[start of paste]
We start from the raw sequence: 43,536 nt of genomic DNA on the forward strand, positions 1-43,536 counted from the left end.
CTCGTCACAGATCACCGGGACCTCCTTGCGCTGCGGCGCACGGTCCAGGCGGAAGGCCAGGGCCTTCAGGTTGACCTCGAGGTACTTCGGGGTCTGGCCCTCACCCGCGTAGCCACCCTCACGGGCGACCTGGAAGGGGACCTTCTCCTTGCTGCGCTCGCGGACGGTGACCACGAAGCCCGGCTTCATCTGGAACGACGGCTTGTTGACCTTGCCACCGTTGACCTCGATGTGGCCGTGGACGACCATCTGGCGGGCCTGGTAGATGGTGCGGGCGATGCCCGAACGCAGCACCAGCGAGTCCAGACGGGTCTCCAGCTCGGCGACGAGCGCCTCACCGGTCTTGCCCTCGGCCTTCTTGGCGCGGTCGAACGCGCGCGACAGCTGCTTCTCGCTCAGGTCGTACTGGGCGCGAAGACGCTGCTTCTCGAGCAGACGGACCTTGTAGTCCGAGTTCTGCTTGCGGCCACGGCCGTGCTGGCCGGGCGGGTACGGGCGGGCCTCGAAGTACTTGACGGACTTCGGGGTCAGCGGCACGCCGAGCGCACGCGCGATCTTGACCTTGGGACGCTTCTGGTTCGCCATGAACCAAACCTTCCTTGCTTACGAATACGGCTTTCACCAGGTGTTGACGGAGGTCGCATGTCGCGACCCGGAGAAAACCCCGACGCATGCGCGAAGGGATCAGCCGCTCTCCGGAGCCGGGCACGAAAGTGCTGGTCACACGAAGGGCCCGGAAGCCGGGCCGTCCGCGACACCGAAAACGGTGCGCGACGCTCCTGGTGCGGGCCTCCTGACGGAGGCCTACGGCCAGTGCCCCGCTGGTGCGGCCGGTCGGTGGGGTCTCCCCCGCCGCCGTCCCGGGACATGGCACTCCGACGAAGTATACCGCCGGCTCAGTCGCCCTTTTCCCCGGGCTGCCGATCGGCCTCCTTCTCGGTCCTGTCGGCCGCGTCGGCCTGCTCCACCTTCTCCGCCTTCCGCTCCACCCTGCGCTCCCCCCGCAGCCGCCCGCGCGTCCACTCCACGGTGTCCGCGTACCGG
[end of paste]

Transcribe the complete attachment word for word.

We start from the raw sequence: 43,536 nt of genomic DNA on the forward strand, positions 1-43,536 counted from the left end.
CTCGTCACAGATCACCGGGACCTCCTTGCGCTGCGGCGCACGGTCCAGGCGGAAGGCCAGGGCCTTCAGGTTGACCTCGAGGTACTTCGGGGTCTGGCCCTCACCCGCGTAGCCACCCTCACGGGCGACCTGGAAGGGGACCTTCTCCTTGCTGCGCTCGCGGACGGTGACCACGAAGCCCGGCTTCATCTGGAACGACGGCTTGTTGACCTTGCCACCGTTGACCTCGATGTGGCCGTGGACGACCATCTGGCGGGCCTGGTAGATGGTGCGGGCGATGCCCGAACGCAGCACCAGCGAGTCCAGACGGGTCTCCAGCTCGGCGACGAGCGCCTCACCGGTCTTGCCCTCGGCCTTCTTGGCGCGGTCGAACGCGCGCGACAGCTGCTTCTCGCTCAGGTCGTACTGGGCGCGAAGACGCTGCTTCTCGAGCAGACGGACCTTGTAGTCCGAGTTCTGCTTGCGGCCACGGCCGTGCTGGCCGGGCGGGTACGGGCGGGCCTCGAAGTACTTGACGGACTTCGGGGTCAGCGGCACGCCGAGCGCACGCGCGATCTTGACCTTGGGACGCTTCTGGTTCGCCATGAACCAAACCTTCCTTGCTTACGAATACGGCTTTCACCAGGTGTTGACGGAGGTCGCATGTCGCGACCCGGAGAAAACCCCGACGCATGCGCGAAGGGATCAGCCGCTCTCCGGAGCCGGGCACGAAAGTGCTGGTCACACGAAGGGCCCGGAAGCCGGGCCGTCCGCGACACCGAAAACGGTGCGCGACGCTCCTGGTGCGGGCCTCCTGACGGAGGCCTACGGCCAGTGCCCCGCTGGTGCGGCCGGTCGGTGGGGTCTCCCCCGCCGCCGTCCCGGGACATGGCACTCCGACGAAGTATACCGCCGGCTCAGTCGCCCTTTTCCCCGGGCTGCCGATCGGCCTCCTTCTCGGTCCTGTCGGCCGCGTCGGCCTGCTCCACCTTCTCCGCCTTCCGCTCCACCCTGCGCTCCCCCCGCAGCCGCCCGCGCGTCCACTCCACGGTGTCCGCGTACCGG